Another lovely thing that happened in November was Theo's confirmation. Some of you will know that I am a practising catholic and a confirmation is a really big rite of passage for a young person. It was such a lovely chance to be together as a family with the focus on one of the other children for a change. In catholicism you take a saints name at confirmation and Theo chose "John" which was my dad's name, particularly poignant as mum was his confirmation sponsor and dad's anniversary had been the week before . I know dad would have been so proud of all our children so it was so nice for Theo to honour his memory in this way...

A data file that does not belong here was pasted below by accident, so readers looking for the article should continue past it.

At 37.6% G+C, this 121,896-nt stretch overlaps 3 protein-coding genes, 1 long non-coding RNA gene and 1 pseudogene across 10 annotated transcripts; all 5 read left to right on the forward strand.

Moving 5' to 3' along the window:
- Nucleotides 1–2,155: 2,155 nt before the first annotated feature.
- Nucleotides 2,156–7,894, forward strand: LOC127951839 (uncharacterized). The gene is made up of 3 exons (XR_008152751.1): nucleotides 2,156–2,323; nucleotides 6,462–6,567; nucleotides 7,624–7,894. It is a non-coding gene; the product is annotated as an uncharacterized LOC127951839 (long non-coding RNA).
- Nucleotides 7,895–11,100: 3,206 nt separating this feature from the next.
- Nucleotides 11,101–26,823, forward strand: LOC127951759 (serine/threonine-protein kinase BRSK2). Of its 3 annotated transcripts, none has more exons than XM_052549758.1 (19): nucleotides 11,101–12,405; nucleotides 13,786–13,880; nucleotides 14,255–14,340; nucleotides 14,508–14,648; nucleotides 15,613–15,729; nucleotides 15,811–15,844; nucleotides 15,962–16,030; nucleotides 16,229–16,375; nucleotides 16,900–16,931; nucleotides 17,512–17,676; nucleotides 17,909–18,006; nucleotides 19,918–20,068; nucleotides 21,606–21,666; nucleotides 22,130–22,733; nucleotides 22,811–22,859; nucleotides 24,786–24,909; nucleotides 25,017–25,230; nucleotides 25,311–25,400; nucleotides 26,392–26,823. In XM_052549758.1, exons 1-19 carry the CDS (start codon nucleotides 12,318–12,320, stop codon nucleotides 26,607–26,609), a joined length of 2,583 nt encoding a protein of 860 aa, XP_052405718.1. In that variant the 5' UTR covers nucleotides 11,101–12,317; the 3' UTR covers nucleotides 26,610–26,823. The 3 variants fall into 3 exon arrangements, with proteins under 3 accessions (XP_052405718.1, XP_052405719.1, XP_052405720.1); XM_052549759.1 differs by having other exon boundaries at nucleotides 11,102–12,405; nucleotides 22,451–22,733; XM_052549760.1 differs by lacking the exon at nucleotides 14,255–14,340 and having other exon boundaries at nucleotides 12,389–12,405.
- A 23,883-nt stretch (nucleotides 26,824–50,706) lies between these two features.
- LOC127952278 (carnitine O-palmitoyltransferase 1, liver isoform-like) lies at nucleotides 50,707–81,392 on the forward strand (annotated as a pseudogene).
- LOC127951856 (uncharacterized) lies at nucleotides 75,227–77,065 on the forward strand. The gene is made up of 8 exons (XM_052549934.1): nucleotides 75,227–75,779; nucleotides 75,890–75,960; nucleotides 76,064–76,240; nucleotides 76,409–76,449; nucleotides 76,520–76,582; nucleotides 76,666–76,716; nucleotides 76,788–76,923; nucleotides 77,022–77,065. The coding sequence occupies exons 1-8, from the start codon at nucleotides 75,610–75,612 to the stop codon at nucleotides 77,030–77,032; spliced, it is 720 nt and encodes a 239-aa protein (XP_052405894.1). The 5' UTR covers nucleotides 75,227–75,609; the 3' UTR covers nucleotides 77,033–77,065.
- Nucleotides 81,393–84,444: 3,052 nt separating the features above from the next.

Of course as always there have been the obligitary hospital visits both planned and emergency. We had a few trips to A&E in November as Daisy was experiencing really acute pain and screaming out, always in the back of our minds is the increased risk of malignancy that Costello Syndrome carries. It's so difficult taking Daisy to A&E now as staff change so frequently and it can be really frustrating going over and over things with new people. Theoretically she should have notes kept in A&E for what to do in an emergency - something that was agreed with the Great Ormond Street team on discharge - but we found on our visit there that the notes had not been updatede which made things very difficult. In addition it doesn't help that Daisy is so complex, some doctors can flounder a bit, particularly when faced with such knowledgeable parents. It took four visits before Daisy was admitted with a 40 degree temperature and quite poorly. As there were no cubicles at our local any more we had to be shipped to Epsom hospital which might as well have been Manchester as we had to start all over again with staff who did not know Daisy or us. They were however fantastic and Daisy was home after a week and then went to our wonderful hospice to recuperate...